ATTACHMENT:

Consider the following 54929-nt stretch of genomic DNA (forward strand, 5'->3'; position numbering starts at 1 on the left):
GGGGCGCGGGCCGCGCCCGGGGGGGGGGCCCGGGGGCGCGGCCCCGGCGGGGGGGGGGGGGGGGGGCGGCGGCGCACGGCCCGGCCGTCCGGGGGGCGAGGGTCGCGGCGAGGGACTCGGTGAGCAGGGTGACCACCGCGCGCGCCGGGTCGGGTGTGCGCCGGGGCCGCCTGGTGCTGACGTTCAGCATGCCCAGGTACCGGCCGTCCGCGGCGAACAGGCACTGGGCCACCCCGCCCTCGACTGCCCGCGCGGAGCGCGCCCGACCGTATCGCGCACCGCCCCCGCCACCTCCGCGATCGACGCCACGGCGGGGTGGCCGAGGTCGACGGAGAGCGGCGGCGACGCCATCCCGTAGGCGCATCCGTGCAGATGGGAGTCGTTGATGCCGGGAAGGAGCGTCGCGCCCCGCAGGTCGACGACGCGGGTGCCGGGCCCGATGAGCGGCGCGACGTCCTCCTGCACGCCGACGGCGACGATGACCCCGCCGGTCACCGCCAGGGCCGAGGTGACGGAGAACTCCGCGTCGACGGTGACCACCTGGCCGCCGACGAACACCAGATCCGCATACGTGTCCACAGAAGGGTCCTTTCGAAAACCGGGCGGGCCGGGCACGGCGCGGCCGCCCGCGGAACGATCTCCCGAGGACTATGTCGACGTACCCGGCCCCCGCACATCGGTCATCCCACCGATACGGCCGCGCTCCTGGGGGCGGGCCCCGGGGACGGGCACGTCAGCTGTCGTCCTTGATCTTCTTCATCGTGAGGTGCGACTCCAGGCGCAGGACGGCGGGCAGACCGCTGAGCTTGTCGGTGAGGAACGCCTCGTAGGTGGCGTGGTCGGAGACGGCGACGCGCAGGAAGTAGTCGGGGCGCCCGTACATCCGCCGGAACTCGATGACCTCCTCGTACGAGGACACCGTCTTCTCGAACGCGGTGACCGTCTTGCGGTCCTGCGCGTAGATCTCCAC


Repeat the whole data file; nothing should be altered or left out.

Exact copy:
Consider the following 54929-nt stretch of genomic DNA (forward strand, 5'->3'; position numbering starts at 1 on the left):
GGGGCGCGGGCCGCGCCCGGGGGGGGGGCCCGGGGGCGCGGCCCCGGCGGGGGGGGGGGGGGGGGGCGGCGGCGCACGGCCCGGCCGTCCGGGGGGCGAGGGTCGCGGCGAGGGACTCGGTGAGCAGGGTGACCACCGCGCGCGCCGGGTCGGGTGTGCGCCGGGGCCGCCTGGTGCTGACGTTCAGCATGCCCAGGTACCGGCCGTCCGCGGCGAACAGGCACTGGGCCACCCCGCCCTCGACTGCCCGCGCGGAGCGCGCCCGACCGTATCGCGCACCGCCCCCGCCACCTCCGCGATCGACGCCACGGCGGGGTGGCCGAGGTCGACGGAGAGCGGCGGCGACGCCATCCCGTAGGCGCATCCGTGCAGATGGGAGTCGTTGATGCCGGGAAGGAGCGTCGCGCCCCGCAGGTCGACGACGCGGGTGCCGGGCCCGATGAGCGGCGCGACGTCCTCCTGCACGCCGACGGCGACGATGACCCCGCCGGTCACCGCCAGGGCCGAGGTGACGGAGAACTCCGCGTCGACGGTGACCACCTGGCCGCCGACGAACACCAGATCCGCATACGTGTCCACAGAAGGGTCCTTTCGAAAACCGGGCGGGCCGGGCACGGCGCGGCCGCCCGCGGAACGATCTCCCGAGGACTATGTCGACGTACCCGGCCCCCGCACATCGGTCATCCCACCGATACGGCCGCGCTCCTGGGGGCGGGCCCCGGGGACGGGCACGTCAGCTGTCGTCCTTGATCTTCTTCATCGTGAGGTGCGACTCCAGGCGCAGGACGGCGGGCAGACCGCTGAGCTTGTCGGTGAGGAACGCCTCGTAGGTGGCGTGGTCGGAGACGGCGACGCGCAGGAAGTAGTCGGGGCGCCCGTACATCCGCCGGAACTCGATGACCTCCTCGTACGAGGACACCGTCTTCTCGAACGCGGTGACCGTCTTGCGGTCCTGCGCGTAGATCTCCAC